Margarita Lopez Warned Not to Racketeer with Scientology


NarCONon is Scientology!

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August 8, 2005

AN OPENLY gay female state lawmaker warned Council woman Margarita Lopez not to take money from Scientologists because of what she saw as the group founder's hostility toward homosexuality, The Post has learned.

Ever since Lopez, who is also openly gay, ignored Assemblywoman Deborah Glick's advice and received $115,000 from Scientologists for her Manhattan borough-president campaign, Glick has been deluged with pleas from the gay community asking her to pull her endorsement of Lopez.

"Deborah advised her not to deal with the Scientologists," said a source familiar with the conversation. "Now, gay people are clamoring for Deborah to drop her support, under the circumstances."

The Scientology donations were first reported by The Post and have since received heavy coverage in the city's gay press, sparking a severe backlash against Lopez from within the gay and lesbian community because of some early anti-gay teachings of the church's founder, L. Ron Hubbard.

The issue could be politically damaging for Lopez, because gay voters are expected to make up a sizable slice of the electorate in next month's Democratic primary and there is another openly gay candidate among the crowded field of candidates for borough president.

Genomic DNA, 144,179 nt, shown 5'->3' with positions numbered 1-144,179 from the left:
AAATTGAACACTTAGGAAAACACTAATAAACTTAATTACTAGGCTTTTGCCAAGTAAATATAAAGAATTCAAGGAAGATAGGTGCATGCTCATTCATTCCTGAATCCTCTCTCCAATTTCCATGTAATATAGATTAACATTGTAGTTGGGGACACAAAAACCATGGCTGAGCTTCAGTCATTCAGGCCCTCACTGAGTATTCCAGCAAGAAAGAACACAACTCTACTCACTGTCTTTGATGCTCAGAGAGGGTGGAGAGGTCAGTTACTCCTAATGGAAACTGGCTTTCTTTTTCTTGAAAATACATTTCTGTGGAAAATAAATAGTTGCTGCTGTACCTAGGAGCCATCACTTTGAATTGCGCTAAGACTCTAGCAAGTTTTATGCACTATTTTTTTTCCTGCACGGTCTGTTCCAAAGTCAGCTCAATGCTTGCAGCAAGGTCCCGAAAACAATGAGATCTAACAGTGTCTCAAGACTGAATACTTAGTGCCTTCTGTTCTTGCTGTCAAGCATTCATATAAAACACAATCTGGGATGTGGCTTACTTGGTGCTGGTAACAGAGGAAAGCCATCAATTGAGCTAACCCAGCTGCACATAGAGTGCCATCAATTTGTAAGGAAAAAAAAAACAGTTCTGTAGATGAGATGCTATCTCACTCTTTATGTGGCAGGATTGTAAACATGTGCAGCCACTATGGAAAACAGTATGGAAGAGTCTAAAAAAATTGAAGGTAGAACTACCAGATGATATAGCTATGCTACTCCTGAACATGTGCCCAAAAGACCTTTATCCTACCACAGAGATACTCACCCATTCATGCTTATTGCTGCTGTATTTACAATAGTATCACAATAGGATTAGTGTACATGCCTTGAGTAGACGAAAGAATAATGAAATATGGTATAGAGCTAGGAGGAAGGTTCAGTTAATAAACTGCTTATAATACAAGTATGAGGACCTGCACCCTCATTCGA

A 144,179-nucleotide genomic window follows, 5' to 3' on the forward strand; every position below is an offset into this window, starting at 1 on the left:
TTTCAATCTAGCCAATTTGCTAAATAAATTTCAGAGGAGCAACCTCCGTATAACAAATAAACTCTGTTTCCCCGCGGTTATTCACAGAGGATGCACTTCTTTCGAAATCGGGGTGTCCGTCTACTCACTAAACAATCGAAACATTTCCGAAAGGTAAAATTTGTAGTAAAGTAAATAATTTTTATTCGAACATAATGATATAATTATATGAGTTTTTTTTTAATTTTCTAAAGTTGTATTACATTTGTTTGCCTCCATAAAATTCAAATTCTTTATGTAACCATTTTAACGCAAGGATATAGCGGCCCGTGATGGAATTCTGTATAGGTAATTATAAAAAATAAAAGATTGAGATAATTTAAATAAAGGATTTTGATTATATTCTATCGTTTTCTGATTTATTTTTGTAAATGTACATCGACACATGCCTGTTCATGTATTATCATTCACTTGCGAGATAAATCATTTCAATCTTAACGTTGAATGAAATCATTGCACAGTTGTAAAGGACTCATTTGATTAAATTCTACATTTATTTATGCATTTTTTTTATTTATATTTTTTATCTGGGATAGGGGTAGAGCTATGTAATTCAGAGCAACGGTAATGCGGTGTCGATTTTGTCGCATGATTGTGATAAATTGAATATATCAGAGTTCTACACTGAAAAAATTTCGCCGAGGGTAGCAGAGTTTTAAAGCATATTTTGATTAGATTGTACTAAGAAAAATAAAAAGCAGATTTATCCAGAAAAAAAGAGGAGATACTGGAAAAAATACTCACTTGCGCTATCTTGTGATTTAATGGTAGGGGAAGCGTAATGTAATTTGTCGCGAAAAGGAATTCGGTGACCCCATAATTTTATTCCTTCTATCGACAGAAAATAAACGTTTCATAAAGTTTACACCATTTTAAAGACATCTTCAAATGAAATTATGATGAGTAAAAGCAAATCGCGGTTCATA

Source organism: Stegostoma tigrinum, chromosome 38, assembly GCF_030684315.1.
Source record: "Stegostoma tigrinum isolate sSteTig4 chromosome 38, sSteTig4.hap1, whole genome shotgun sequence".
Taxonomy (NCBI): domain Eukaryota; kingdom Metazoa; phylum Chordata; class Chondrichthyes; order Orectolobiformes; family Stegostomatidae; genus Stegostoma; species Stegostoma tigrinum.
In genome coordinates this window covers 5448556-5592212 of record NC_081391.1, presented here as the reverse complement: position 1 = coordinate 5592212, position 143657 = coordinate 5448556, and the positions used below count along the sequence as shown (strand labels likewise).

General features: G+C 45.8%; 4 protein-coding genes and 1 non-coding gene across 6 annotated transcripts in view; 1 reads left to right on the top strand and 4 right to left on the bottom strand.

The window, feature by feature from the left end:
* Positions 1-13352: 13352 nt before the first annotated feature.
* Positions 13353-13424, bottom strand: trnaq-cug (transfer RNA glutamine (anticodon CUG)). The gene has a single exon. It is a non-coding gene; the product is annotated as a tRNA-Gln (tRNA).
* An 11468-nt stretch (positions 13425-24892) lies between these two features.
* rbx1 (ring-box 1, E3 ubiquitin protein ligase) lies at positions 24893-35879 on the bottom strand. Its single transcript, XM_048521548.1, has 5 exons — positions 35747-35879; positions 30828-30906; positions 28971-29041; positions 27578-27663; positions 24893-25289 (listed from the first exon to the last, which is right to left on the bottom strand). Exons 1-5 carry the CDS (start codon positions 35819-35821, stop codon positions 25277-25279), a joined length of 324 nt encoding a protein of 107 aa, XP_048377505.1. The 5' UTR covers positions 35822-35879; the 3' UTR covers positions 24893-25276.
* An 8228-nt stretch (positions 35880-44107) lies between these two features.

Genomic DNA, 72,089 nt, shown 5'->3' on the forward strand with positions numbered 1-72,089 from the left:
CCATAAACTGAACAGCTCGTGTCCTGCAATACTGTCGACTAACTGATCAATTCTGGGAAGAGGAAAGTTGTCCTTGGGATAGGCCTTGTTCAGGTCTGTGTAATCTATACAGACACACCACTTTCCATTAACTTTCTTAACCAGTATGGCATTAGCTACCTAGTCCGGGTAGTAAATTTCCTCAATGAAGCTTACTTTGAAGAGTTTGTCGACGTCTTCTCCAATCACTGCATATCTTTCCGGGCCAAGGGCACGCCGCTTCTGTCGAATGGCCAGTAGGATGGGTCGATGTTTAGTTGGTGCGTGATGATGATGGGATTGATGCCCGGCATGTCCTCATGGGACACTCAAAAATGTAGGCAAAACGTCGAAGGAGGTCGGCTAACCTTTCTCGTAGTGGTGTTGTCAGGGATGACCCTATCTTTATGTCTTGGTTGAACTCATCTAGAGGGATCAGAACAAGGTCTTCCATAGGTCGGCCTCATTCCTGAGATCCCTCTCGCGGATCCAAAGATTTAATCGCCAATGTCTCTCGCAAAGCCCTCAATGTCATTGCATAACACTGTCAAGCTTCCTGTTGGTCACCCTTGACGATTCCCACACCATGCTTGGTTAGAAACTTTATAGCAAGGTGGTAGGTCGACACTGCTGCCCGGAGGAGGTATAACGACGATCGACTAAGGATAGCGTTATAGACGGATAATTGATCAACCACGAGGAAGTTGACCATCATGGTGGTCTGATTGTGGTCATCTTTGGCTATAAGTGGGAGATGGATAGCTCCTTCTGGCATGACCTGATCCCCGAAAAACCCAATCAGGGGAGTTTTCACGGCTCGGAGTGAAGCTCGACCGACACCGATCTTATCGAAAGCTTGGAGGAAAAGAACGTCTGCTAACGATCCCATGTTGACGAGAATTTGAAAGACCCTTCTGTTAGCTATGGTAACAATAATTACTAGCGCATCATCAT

Gay activists have long been troubled by Scientology. In his writings, Hubbard called gays and lesbians "sexual perverts" and said they were "actually quite ill physically."

The uproar over Lopez's pocketing of Scientologists' donations has reached political powerbrokers in Washington.

The Washington, D.C.-based Gay and Lesbian Victory Fund - an influential group that works to elect openly gay candidates around the country and that supports Lopez - is now looking at making a dual endorsement, according to a source close to the organization.

Openly gay Manhattan Beep candidate Brian Ellner would be the beneficiary, according to the source.

But the Rev. John Carmichael, president of the Church of Scientology of New York, seemed to contradict Hubbard's words.

"As a matter of principle and a matter of fact, the Church of Scientology does not discriminate against people because of their religion, color, race, or sexual orientation," he said.


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